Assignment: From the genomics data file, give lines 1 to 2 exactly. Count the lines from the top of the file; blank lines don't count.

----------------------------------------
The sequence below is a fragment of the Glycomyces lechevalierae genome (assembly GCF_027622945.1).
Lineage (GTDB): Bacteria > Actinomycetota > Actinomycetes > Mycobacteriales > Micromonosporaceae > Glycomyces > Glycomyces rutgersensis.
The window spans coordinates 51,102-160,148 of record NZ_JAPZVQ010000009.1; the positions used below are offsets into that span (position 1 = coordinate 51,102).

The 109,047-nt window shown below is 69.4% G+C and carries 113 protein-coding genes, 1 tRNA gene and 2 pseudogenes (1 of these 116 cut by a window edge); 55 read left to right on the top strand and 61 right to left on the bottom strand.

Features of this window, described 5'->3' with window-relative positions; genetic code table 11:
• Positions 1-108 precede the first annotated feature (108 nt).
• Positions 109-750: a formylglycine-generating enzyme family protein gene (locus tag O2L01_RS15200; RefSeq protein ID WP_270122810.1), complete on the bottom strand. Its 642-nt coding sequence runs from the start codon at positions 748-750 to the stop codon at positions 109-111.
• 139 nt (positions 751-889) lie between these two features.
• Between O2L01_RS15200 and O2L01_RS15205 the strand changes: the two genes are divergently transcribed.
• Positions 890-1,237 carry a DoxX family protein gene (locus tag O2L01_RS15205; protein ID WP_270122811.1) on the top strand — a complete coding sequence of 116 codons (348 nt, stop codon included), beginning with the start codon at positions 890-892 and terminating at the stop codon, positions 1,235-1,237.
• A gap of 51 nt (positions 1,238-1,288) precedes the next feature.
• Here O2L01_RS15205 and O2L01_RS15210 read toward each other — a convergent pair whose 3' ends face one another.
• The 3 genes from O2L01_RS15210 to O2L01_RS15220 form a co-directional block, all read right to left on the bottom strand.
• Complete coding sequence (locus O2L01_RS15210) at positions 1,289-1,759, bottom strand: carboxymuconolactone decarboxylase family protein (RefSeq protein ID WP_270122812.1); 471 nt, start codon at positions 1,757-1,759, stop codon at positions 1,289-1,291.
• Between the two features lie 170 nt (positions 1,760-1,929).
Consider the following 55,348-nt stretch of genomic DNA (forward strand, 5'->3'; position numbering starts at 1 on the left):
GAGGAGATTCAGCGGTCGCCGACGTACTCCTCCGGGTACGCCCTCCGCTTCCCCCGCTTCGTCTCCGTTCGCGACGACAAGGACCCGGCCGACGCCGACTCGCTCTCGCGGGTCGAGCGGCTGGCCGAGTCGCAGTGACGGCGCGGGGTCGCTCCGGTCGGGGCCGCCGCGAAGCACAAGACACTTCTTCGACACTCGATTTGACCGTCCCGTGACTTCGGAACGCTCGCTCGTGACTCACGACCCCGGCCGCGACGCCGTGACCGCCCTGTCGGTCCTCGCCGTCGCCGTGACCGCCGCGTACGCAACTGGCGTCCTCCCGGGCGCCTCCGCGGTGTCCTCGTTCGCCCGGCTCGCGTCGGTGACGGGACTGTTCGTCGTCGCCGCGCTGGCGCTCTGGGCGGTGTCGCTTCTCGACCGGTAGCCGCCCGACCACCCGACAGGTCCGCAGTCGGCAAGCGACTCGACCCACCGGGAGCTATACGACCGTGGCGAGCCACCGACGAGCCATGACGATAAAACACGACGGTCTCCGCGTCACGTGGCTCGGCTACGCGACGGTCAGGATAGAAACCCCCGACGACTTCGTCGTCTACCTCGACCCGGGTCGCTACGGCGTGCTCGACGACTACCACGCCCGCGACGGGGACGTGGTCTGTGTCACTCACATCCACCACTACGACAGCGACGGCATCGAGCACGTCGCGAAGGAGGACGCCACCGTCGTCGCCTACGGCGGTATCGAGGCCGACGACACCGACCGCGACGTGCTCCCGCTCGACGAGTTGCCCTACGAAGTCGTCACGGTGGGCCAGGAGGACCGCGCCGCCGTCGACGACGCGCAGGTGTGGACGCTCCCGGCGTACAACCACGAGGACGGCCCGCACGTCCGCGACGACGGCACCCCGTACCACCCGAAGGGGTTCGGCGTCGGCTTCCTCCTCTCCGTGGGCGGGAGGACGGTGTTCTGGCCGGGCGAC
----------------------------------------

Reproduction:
The sequence below is a fragment of the Glycomyces lechevalierae genome (assembly GCF_027622945.1).
Lineage (GTDB): Bacteria > Actinomycetota > Actinomycetes > Mycobacteriales > Micromonosporaceae > Glycomyces > Glycomyces rutgersensis.